Hawaii’s best kept secret
Idiscovered the beautiful island of Kauai many years ago, completely by accident. While on vacation, we grew tired of the hustle and bustle of Oahu, and wanted to explore another island. The next plane was going to Kauai, so on a whim, we bought tickets and off we flew on an adventure to an island that would continue calling me back for years to come. I even considered relocating there at one point. Then, work got in the way. It took 25 years for me to finally go back with my son. As soon as he stepped off the plane, he also realized that there is something magical about Kauai.
After landing in Lihue, we rented a car (a must if you want to explore the island) and headed to the tunnel of trees, the gateway to Poipu, to stay at the Sheraton Kauai Resort. The stunning resort is situated on 20 acres of Kauai’s southern shoreline with access to pristine white-sand beaches and crystal-clear waters. One of the few hotels grandfathered in, the hotel is situated right on the beach, with two fresh-water pools, a hot tub, and two incredible restaurants: Lava’s on Poipu Beach and Rum Fire Restaurant. Everything we needed was at our fingertips. We were lucky enough to be the first occupants in the newly renovated beach-side ocean view rooms, just what everyone dreams of when they book a tropical vacation. The hospitality was nothing short of outstanding. Dining at Rum Fire at sunset is an awe-inspiring experience. The brussel sprouts are a must-try item on their diverse menu, and once you put one in your mouth, you’ll understand why. Rum Fire Poipu Beach offers a modern Kauai dining experience with spectacular 180-degree ocean views. Rum Fire’s menu serves locally sourced cuisine with a global influence, featuring selections that will please even the most discriminating palates. Highlights of the menu include the Maui Nui venison tartare (local venison) and any of their freshfish dishes, such as the wasabi peacrusted ahi or the crab-crusted fresh catch of the day. The ahi poke flatbread dish is a twist from your typical poke dish and for dessert, the Bibingka waffles with locally made green tea ice cream or the Baked Kauai – their take on Baked Alaska, torched tableside is worth saving room for.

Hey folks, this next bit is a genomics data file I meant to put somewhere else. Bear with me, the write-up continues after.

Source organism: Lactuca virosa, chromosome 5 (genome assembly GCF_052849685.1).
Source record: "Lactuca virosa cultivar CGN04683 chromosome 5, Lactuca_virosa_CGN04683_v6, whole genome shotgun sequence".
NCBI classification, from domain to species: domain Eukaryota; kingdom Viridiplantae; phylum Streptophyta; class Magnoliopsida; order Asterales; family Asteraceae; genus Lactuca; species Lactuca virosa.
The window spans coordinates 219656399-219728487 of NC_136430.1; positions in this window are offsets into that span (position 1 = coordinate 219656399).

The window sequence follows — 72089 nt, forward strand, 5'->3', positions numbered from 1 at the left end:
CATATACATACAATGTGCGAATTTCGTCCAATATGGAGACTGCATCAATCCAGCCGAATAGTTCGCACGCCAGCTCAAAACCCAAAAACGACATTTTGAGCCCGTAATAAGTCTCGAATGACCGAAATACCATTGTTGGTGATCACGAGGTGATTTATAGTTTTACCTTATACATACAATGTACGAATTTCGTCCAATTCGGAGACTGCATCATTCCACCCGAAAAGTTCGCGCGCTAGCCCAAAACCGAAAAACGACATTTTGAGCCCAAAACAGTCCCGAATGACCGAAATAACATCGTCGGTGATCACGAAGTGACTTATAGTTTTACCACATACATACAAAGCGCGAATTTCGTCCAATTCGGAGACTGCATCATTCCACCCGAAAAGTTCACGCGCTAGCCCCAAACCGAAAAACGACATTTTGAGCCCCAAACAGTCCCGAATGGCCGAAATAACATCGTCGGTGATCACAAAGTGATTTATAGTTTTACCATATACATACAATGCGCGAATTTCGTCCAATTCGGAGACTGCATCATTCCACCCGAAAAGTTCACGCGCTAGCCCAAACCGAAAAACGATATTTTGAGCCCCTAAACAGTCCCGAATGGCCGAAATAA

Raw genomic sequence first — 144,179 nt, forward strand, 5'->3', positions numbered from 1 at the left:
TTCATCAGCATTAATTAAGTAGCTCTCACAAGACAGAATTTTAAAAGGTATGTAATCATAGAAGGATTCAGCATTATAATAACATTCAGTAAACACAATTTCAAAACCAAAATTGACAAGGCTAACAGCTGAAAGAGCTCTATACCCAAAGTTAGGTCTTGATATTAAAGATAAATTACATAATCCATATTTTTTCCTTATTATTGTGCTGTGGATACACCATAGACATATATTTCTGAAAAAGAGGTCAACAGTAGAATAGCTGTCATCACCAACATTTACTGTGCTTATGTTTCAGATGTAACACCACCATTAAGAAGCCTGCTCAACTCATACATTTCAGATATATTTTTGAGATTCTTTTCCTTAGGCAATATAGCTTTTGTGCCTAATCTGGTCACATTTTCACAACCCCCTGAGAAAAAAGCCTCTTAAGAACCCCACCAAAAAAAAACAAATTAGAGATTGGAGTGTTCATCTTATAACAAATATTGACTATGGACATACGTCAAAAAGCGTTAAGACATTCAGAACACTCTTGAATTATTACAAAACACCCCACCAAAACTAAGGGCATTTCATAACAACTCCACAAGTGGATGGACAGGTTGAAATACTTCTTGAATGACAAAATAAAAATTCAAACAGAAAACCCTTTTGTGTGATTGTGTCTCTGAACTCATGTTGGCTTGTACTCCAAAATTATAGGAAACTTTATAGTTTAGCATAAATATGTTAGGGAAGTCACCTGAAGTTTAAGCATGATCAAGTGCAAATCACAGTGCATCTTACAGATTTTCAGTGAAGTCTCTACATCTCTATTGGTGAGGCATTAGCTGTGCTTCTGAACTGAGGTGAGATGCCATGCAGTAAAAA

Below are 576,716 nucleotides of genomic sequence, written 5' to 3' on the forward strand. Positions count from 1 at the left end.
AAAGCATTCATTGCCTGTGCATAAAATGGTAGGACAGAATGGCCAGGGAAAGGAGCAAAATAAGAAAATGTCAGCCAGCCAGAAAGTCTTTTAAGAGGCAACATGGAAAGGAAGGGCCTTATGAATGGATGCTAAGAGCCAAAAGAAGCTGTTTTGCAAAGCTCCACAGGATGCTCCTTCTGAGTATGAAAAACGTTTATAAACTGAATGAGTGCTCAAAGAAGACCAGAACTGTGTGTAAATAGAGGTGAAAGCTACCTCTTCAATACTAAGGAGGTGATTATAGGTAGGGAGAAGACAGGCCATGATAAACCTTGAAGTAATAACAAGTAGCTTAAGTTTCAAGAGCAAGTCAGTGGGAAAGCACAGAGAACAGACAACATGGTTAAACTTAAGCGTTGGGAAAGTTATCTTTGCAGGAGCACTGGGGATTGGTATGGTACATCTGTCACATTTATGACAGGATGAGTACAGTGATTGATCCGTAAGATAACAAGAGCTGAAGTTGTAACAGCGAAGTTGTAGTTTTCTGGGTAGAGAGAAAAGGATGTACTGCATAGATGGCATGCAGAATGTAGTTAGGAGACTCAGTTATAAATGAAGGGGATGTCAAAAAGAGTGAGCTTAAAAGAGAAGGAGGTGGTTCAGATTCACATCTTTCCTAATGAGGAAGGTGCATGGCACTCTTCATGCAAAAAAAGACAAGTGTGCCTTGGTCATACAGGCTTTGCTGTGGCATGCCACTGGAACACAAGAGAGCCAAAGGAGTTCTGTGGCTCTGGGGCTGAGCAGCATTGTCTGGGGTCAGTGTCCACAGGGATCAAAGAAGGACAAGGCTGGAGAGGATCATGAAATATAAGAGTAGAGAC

The Sheraton Kauai Resort is an involved member of its community, with several charitable programs set up at the resort to give back to the island. When dining at Table 53 in Rum Fire or when you book Bungalow No. 5 poolside for full-day access
to the amenities, the proceeds go directly to Charity Walk Kauai to benefit more than 60 non-profit organizations providing critical services on the island.
There is something special about the air, the scenery, the mountains, the sea, the people, and the stories in Kauai. It’s almost as if you’ve stepped into a different world. One that is underdeveloped, with no skyscrapers blocking the view of the natural beauty of the island. Kauai was the last island to join the Hawaiian Islands. In the end, it took diplomacy, a royal kidnapping, and an arranged marriage to bring Kauai into the kingdom of Hawaii. Compared to the other islands, Kauai is smaller, less populated, more rural, and more laid back. Visitors come to explore the island’s natural wonders and whitesand beaches that provide ample opportunity to surf, snorkel, scuba dive or just relax by the water. Tourist development reached Kauai much later than the other islands, so the island has a larger proportion of timeshares, condominiums, and bed and breakfasts. Also, a strict cap on building heights (hotels can be no more than 40 feet high), prevent the development of the megaresorts and towering skyscrapers found on the other islands. The local rule is that nothing can be built taller than a coconut tree.